it may be more affordable than fuselage-based heli’s and may also be less resistant to high wind gusts. Again pilot preference, just make sure you’re comfortable with whatever you choose. Now radio systems, in my opinion, will truly determine how precise mechanics are controlled in your helicopter. You want a system that allows control over many aspects such as maneuver-based flight modes, gyro rates, dual rates, expo, fine pitch curves, etc. My radio system of choice is the Futaba T32MZ transmitter with the CGY760R gyro/flybarless unit. This system allows me to set rates on individual controls such as the aileron, elevator, pitch, and tail for complete authority on the flight surface. But again, radio systems are pilot preferences and you should select the system that’s right for you.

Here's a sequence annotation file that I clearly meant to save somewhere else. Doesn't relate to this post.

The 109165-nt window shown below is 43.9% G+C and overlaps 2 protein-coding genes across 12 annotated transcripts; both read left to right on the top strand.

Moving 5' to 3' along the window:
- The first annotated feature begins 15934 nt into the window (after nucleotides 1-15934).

Moving on and after placing 1st at the AMPS RC Heli Event this year down in Miami, I look forward to competing at NATS up north in August. Precision flying and competition have grown over the past year and more pilots are ready to get out there and show the world what they are made of. Will you give it a try? Want more information? Please don’t hesitate to email me at Brian.Byrdsong@gmail.com and I will try and help lead you down the path of righteousness, down the path of F3C Precision flying!
I would like to thank my support systems, Team HeliDirect, Team Kontronik, and my beautiful wife, Diana.
Photo and video creds: Sean K at HeliDirect